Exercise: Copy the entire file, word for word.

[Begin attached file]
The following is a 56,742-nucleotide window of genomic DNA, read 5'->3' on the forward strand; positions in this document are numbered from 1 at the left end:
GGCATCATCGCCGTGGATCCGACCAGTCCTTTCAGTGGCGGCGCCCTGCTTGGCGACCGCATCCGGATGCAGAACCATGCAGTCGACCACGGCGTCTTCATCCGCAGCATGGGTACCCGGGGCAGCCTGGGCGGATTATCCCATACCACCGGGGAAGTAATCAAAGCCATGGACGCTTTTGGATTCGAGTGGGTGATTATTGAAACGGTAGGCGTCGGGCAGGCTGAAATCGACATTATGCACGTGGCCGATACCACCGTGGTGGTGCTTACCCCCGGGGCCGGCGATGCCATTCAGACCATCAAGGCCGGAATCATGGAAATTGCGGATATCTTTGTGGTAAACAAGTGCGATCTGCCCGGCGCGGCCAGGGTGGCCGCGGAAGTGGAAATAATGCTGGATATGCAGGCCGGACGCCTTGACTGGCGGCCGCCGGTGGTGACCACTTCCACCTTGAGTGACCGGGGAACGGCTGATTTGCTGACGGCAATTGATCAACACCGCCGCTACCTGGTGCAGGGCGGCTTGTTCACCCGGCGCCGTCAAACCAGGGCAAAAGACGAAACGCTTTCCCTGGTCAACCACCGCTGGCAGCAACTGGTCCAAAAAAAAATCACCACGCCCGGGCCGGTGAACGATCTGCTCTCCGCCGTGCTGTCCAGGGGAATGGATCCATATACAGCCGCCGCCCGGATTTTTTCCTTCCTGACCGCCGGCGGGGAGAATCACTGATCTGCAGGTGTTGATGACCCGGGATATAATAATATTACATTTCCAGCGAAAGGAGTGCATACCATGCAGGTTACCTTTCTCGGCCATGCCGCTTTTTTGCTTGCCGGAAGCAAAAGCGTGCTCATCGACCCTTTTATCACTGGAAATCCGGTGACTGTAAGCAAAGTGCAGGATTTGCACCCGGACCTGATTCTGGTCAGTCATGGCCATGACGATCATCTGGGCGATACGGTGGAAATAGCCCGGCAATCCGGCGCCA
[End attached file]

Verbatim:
The following is a 56,742-nucleotide window of genomic DNA, read 5'->3' on the forward strand; positions in this document are numbered from 1 at the left end:
GGCATCATCGCCGTGGATCCGACCAGTCCTTTCAGTGGCGGCGCCCTGCTTGGCGACCGCATCCGGATGCAGAACCATGCAGTCGACCACGGCGTCTTCATCCGCAGCATGGGTACCCGGGGCAGCCTGGGCGGATTATCCCATACCACCGGGGAAGTAATCAAAGCCATGGACGCTTTTGGATTCGAGTGGGTGATTATTGAAACGGTAGGCGTCGGGCAGGCTGAAATCGACATTATGCACGTGGCCGATACCACCGTGGTGGTGCTTACCCCCGGGGCCGGCGATGCCATTCAGACCATCAAGGCCGGAATCATGGAAATTGCGGATATCTTTGTGGTAAACAAGTGCGATCTGCCCGGCGCGGCCAGGGTGGCCGCGGAAGTGGAAATAATGCTGGATATGCAGGCCGGACGCCTTGACTGGCGGCCGCCGGTGGTGACCACTTCCACCTTGAGTGACCGGGGAACGGCTGATTTGCTGACGGCAATTGATCAACACCGCCGCTACCTGGTGCAGGGCGGCTTGTTCACCCGGCGCCGTCAAACCAGGGCAAAAGACGAAACGCTTTCCCTGGTCAACCACCGCTGGCAGCAACTGGTCCAAAAAAAAATCACCACGCCCGGGCCGGTGAACGATCTGCTCTCCGCCGTGCTGTCCAGGGGAATGGATCCATATACAGCCGCCGCCCGGATTTTTTCCTTCCTGACCGCCGGCGGGGAGAATCACTGATCTGCAGGTGTTGATGACCCGGGATATAATAATATTACATTTCCAGCGAAAGGAGTGCATACCATGCAGGTTACCTTTCTCGGCCATGCCGCTTTTTTGCTTGCCGGAAGCAAAAGCGTGCTCATCGACCCTTTTATCACTGGAAATCCGGTGACTGTAAGCAAAGTGCAGGATTTGCACCCGGACCTGATTCTGGTCAGTCATGGCCATGACGATCATCTGGGCGATACGGTGGAAATAGCCCGGCAATCCGGCGCCA